Anthropology, University of Tennessee
Friday All day, Clinch Concourse
Bone modification by the raccoon (Procyon lotor) has not yet been described, despite it being an opportunistic scavenger that is a potential modifier of human remains deposited in either a modern forensic setting or our recent archaeological past. There are two phases to this research. Phase one used motion and heat-triggered digital video and still photography to record the nocturnal feeding behavior of raccoons as they scavenged surface-decaying human bodies (n=8) at the University of Tennessee’s outdoor decomposition facility. Additional data collection was in the form of near daily field notes and photographs during camera operation and sporadic documentation up until the date of skeletal collection. Phase two documented raccoon bone modification in the William M. Bass Donated Skeletal Collection. Seven complete skeletons were examined under oblique light with the aid of 10-20X magnification. All skeletons represent individuals that were closely monitored as they decayed at the facility: abundant notes and diurnal photography were available for seven individuals and nocturnal photography was available for six.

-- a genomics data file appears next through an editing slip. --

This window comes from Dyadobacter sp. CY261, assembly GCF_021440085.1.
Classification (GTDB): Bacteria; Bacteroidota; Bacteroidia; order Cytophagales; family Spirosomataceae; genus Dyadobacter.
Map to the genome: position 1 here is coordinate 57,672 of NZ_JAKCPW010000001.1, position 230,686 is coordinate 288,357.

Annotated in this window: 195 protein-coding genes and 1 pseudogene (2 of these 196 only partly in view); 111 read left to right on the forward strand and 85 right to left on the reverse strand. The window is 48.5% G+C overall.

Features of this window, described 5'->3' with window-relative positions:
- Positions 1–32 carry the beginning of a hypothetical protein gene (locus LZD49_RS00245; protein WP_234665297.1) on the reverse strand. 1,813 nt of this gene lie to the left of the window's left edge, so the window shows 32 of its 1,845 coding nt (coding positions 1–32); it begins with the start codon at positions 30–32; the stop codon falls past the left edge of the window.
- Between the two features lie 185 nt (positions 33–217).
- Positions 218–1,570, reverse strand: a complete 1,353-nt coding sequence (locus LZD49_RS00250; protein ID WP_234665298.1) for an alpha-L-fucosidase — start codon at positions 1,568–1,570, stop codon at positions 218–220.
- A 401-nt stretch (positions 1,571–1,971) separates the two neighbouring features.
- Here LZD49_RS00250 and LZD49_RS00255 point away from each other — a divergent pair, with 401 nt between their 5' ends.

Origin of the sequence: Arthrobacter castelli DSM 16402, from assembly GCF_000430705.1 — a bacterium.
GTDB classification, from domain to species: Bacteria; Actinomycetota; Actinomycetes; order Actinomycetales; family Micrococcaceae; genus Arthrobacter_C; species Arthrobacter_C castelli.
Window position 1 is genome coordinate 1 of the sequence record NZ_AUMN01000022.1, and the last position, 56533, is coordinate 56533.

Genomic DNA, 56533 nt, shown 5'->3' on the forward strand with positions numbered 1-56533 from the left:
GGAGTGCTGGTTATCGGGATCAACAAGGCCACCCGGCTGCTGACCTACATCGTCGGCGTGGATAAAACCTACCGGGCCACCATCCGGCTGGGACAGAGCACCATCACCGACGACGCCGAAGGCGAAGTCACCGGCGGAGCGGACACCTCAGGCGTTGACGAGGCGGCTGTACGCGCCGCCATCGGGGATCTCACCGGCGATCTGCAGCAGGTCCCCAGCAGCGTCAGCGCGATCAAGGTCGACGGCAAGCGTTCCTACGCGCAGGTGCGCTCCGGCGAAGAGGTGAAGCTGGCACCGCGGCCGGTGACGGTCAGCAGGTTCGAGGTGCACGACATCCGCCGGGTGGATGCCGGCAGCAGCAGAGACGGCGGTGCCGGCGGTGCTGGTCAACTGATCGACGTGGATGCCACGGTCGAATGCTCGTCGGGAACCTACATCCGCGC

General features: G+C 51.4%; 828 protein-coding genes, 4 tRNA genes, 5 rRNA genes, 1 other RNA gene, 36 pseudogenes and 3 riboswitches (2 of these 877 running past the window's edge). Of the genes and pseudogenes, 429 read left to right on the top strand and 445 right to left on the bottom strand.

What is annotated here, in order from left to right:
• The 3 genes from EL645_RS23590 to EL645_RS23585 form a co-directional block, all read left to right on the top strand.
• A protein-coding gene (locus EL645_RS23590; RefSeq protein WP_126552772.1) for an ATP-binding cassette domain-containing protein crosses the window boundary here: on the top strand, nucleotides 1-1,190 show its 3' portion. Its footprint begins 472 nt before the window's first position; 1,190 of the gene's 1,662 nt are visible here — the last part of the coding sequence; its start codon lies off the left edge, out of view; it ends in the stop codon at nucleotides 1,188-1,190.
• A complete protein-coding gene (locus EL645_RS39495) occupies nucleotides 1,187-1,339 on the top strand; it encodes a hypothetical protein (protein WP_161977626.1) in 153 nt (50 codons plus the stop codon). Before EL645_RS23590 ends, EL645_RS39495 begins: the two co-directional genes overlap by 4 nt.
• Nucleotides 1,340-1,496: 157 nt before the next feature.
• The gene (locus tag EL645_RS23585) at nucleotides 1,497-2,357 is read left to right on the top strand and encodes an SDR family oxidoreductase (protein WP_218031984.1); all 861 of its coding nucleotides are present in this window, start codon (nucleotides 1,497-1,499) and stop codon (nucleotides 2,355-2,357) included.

Bone modification occurred secondary to soft tissue feeding. Thus, raccoons scattered but did not transport away skeletonizing body parts or bones. Tooth-mark morphology resembles that of other carnivores, but bone destruction is comparatively less severe. Raccoon modification of human skeletal remains may be characterized by a high frequency of tooth-marked bones of the hands, feet and ribs, with minimal destruction of long bone ends—a pattern unlike that of canids and felids. Pattern recognition will enable more accurate interpretations of body deposition and skeletal trauma.
This research was supported by the U.S. Department of Justice (NIJ Grant No. 2002-LP-CX-K006) and the William M. Bass Endowment.